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PNNL modeling study finds climate benefit for cutting soot, methane smaller than previous estimates
13 August 2013
Cutting the amount of short-lived, climate-warming emissions such as soot and methane won’t limit global warming as much as previous studies have suggested, according to a new study from the Joint Global Change Research Institute in College Park, Md., a joint venture between Pacific Northwest National Laboratory and the University of Maryland. The new study is being published this week as an open access paper in the Proceedings of the National Academy of Sciences.
Emissions reductions focused on anthropogenic climate-forcing agents with relatively short atmospheric lifetimes, such as methane (CH4) and black carbon, have been suggested as a strategy to reduce the rate of climate change over the next several decades. We find that reductions of methane and black carbon would likely have only a modest impact on near-term global climate warming. Even with maximally feasible reductions phased in from 2015 to 2035, global mean temperatures in 2050 would be reduced by 0.16 °C, with a range of 0.04–0.35 °C because of uncertainties in carbonaceous aerosol emissions and aerosol forcing per unit of emissions. The high end of this range is only possible if total historical aerosol forcing is relatively small. More realistic emission reductions would likely provide an even smaller climate benefit. We find that the climate benefit from reductions in short-lived forcing agents are smaller than previously estimated. These near-term climate benefits of targeted reductions in short-lived forcers are not substantially different in magnitude from the benefits from a comprehensive climate policy.—Smith and Mizrahi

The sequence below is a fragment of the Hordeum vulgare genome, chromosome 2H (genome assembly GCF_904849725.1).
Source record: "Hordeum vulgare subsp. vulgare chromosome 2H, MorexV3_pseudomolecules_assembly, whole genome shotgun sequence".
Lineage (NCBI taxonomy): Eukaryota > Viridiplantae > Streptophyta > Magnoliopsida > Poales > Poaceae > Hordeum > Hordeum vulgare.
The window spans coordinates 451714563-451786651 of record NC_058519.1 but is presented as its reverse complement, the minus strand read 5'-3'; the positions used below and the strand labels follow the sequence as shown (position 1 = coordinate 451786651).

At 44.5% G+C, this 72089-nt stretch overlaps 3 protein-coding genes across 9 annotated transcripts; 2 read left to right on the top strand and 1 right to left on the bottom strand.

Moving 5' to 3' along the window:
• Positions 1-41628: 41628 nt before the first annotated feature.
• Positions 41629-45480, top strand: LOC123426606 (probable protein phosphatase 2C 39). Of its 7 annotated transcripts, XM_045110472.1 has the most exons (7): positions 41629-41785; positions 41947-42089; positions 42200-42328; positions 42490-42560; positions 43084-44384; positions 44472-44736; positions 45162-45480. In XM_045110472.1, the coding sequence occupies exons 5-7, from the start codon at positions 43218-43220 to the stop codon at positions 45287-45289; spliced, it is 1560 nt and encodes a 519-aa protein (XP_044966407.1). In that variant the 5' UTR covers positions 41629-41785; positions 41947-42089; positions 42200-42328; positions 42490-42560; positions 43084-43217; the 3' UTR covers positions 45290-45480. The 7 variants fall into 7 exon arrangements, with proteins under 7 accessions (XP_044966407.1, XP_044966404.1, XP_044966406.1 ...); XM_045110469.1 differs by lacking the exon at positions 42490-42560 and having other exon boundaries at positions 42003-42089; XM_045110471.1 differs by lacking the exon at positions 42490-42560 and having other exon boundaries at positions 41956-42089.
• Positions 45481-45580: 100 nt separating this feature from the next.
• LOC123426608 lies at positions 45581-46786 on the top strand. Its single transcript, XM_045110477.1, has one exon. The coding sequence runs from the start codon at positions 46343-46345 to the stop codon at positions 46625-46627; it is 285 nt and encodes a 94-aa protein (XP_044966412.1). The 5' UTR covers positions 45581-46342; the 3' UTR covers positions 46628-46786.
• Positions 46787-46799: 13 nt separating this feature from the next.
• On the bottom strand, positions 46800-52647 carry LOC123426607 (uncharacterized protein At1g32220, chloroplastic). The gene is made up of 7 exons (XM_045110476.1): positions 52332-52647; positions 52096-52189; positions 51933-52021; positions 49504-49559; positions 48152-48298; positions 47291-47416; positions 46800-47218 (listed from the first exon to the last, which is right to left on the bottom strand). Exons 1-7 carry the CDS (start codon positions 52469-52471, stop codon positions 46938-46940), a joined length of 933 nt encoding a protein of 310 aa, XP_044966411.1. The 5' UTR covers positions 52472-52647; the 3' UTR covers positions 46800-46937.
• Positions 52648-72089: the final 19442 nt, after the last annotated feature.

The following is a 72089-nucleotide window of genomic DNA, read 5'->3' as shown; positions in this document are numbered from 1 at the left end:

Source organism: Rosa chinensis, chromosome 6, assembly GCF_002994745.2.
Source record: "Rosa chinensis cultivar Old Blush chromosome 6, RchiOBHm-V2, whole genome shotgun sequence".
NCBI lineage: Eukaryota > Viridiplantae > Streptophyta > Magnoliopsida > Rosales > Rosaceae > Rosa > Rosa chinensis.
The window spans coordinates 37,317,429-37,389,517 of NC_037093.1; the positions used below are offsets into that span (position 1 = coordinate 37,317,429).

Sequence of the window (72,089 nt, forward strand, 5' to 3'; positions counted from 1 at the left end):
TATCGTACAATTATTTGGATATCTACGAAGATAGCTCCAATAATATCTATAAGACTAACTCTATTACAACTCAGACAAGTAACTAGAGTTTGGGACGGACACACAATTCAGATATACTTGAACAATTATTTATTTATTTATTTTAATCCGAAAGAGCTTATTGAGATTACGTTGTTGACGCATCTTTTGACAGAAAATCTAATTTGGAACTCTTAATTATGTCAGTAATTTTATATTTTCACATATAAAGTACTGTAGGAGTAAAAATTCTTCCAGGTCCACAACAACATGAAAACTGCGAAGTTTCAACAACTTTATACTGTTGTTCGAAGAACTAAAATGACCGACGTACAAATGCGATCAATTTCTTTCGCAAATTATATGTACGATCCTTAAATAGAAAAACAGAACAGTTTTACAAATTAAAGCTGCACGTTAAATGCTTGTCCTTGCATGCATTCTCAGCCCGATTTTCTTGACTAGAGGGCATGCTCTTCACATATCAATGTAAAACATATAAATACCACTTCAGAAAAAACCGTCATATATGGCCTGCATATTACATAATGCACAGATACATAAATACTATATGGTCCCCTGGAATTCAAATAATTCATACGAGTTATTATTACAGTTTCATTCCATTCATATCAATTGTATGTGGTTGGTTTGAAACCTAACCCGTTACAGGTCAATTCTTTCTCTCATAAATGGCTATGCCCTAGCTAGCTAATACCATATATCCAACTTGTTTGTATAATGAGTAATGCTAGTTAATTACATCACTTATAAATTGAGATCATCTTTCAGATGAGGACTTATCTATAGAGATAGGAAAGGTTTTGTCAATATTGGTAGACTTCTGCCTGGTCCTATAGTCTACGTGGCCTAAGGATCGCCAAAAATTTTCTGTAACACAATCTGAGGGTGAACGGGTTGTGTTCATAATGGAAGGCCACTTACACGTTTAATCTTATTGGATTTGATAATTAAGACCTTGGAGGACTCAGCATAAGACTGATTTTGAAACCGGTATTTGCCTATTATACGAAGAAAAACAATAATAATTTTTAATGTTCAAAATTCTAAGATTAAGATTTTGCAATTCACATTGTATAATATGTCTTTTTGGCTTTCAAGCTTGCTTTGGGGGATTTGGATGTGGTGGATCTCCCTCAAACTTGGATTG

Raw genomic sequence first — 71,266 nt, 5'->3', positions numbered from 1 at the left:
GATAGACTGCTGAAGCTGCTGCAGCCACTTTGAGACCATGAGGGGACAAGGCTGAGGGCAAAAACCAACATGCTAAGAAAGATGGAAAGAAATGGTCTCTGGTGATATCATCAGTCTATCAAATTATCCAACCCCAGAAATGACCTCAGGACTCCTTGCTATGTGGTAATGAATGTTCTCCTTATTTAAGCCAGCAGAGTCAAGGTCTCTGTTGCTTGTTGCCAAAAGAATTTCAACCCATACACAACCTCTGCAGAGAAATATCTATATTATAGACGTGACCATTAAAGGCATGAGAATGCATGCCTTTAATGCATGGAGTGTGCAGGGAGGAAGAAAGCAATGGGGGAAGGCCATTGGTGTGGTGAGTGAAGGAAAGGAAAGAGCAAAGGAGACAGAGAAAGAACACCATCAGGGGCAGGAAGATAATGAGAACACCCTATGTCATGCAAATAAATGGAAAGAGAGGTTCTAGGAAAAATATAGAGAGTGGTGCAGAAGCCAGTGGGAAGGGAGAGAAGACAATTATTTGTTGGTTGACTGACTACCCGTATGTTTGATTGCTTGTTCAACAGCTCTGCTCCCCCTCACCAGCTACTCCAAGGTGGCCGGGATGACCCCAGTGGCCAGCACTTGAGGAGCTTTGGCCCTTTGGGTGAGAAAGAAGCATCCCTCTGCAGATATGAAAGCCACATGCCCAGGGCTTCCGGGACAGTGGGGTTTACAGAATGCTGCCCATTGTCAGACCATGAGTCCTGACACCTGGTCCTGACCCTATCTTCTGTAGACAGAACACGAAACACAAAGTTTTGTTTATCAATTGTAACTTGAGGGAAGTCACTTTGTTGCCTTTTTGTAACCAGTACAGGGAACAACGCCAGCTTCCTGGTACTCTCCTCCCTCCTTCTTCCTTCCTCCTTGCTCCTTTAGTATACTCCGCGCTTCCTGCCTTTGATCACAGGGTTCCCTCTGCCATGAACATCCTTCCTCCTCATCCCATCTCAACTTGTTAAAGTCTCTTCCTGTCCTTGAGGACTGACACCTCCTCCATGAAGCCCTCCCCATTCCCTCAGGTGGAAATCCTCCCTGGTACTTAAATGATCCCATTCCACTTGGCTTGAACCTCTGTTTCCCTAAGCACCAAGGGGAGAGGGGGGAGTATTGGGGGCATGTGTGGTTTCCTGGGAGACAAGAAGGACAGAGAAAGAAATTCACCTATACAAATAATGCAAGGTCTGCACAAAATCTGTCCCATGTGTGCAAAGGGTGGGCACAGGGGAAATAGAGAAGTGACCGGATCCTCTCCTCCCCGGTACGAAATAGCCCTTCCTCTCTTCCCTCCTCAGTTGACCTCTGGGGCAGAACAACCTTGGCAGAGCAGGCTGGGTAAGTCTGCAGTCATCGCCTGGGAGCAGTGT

The study also found a comprehensive climate policy (including methane) would produce more climate benefits by 2050 than if soot and methane were reduced alone.
At least two studies have been published since 2010 that suggest reducing soot and methane would cut human-caused global temperature increases by half of a degree Celsius, or about 1 degree Fahrenheit, by 2050. International leaders took note and formed the Climate and Clean Air Coalition to Reduce Short-Lived Climate Pollutants in 2012.
Soot and methane are called short-term climate forcers because they only remain in the atmosphere for a relatively short time: a couple weeks for soot and up to a decade for methane. Carbon dioxide can remain for 1,000-plus years. Soot, also known as black carbon, is made of fine, carbon-based particles that are given off by car and truck tailpipes and wood stoves. Methane, the main component of natural gas, is released from leaking pipelines, coal mines, oil wells, cattle, rice paddies and landfills.